ST. PAUL, Minn. (CN) — Minnesotans voting by mail in November won’t need a witness signature, according to a district judge’s approval of a decision by the secretary of state.
Ramsey County District Judge Sara Grewing approved a consent decree between the NAACP and Minnesota Secretary of State Steve Simon, a Democrat, early Monday evening. The consent decree suspends a requirement under Minnesota law that absentee ballots be signed by a witness with a Minnesota address. The NAACP argued this posed an unconstitutional burden in light of the Covid-19 pandemic.
The ACLU of Minnesota, whose attorneys represented the NAACP, celebrated the ruling.
“We’re pleased that the court approved this agreement, which will remove barriers to voting in the general election for Minnesota voters, especially people who live alone or who are at high risk for Covid-19,” ACLU attorney David McKinney said in a statement. “No one should have to choose between their health and their fundamental right to vote.”
NAACP Minnesota-Dakotas Area president William Jordan Jr. agreed. “This decision is a step in the right direction that places voters and constituents at the center of elections,” he said in a statement. “As we continue to navigate through this Covid-19 pandemic and alternate reality, we must continue to be malleable to the needs of the community. The health and safety of the electorate during this critical time should be of great concern to all of us.”
Republicans – including Donald Trump’s presidential re-election campaign – have opposed the witness-requirement waiver and moved to intervene in the case. Attorney John Gore of the international firm Jones Day argued during a hearing on Friday that removing the requirement could make voter fraud easier and that those who lived alone could have their mail-in ballots signed via Zoom.
Grewing cast doubt on this idea in a memorandum filed alongside her 30-page ruling.
“Even assuming Ms. Wagner, who is 78 years old and recently diagnosed with pancreatic cancer, will have access to a computer or smart phone and could secure a Zoom account to connect with someone to witness her ballot, it is unclear to this Court how a voter could e-notarize the back of her absentee ballot,” Grewing wrote, referencing one of the NAACP’s co-plaintiffs.
“The Committees’ argument further strains the limits of reasonableness when the Court considers that nearly a quarter of households in Minnesota do not have internet access and the vast majority of public libraries, which may otherwise provide internet access to those who lack it, are closed during the pandemic.”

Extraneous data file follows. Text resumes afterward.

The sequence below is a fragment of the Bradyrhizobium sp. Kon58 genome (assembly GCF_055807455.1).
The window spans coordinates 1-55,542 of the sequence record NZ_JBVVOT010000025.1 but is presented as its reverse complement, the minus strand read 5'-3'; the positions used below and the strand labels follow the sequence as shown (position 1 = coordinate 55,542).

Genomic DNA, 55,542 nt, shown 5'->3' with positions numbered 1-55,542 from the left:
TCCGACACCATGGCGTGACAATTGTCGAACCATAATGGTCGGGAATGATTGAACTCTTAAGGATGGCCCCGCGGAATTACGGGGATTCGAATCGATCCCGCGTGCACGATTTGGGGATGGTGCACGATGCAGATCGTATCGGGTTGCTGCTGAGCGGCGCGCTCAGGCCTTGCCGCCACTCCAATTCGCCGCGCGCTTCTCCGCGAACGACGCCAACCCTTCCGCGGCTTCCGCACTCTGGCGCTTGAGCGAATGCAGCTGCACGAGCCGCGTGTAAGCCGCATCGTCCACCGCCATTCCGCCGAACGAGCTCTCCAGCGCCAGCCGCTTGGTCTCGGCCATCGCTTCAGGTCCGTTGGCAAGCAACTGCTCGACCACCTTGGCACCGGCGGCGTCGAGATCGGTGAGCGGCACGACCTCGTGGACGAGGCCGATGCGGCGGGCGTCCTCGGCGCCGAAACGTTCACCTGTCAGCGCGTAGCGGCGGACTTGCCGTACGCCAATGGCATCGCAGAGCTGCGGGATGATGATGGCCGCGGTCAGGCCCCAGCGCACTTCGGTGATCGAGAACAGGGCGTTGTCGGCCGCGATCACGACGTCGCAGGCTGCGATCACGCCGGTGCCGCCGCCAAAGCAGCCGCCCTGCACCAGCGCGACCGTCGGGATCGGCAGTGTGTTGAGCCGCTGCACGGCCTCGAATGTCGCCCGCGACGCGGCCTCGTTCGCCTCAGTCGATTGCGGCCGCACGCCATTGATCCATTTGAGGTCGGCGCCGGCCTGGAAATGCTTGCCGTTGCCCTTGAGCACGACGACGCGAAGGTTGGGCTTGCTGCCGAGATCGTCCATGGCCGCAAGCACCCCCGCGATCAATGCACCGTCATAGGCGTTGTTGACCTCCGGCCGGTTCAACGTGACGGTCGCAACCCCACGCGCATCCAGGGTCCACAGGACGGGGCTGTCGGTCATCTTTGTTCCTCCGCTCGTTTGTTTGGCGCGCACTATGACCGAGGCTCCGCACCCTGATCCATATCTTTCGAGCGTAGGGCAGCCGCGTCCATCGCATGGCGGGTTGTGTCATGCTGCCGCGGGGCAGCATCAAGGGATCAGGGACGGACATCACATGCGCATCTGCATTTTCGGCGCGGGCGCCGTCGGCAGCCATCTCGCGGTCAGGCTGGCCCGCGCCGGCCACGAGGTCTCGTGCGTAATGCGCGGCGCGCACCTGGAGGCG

Grewing also denied the Republicans’ motion to intervene as a matter of right, finding that they failed to demonstrate an interest that would be impaired by non-enforcement of the witness requirement and that their claim to be the “mirror image” of the NAACP failed.
“The NAACP’s interests include enhancing voting rights, improving access to the ballot box, supporting voter turnout, and protecting and increasing participation in free and fair elections,” she wrote in her ruling. “If the Court were to accept the Committees’ ‘mirror image’ reasoning, it would necessitate a finding that the Donald J. Trump for America Campaign has a right to intervene because, as the mirror image of the NAACP’s interest, its interests include limiting voting rights, decreasing access to the ballot box, suppressing voter turnout and decreasing voter participation in elections.
“Such a finding,” she added, “is an anathema to the interests of justice and would merit denial of the Committee’s motion on that argument alone.”
Grewing’s decision ran counter to one by federal judge Eric Tostrud, a Trump appointee, who declined to approve a similar consent decree for the state’s August 11 primaries.
Grewing addressed that ruling in her memorandum, finding that Minnesota’s voter protections supported the NAACP’s claims.
However, she rejected a motion for a temporary injunction requiring Simon to send absentee ballots to all of Minnesota’s voters. “Requiring voters to apply for an absentee ballot if they want one reduces the serious risk of chaos in voting,” she wrote. “The absentee ballot also ensures that those voters who wish to vote absentee receive a ballot where they currently live, instead of having one be automatically mailed to an address under which they were previously registered.”
The decree also allows for ballots to be counted later in November, though all must still be postmarked before Election Day. That has raised concerns that the results of some races will be delayed as the U.S. Postal Service struggles with budget cuts and badly slowed mail delivery, according to a July 14 article in the Washington Post.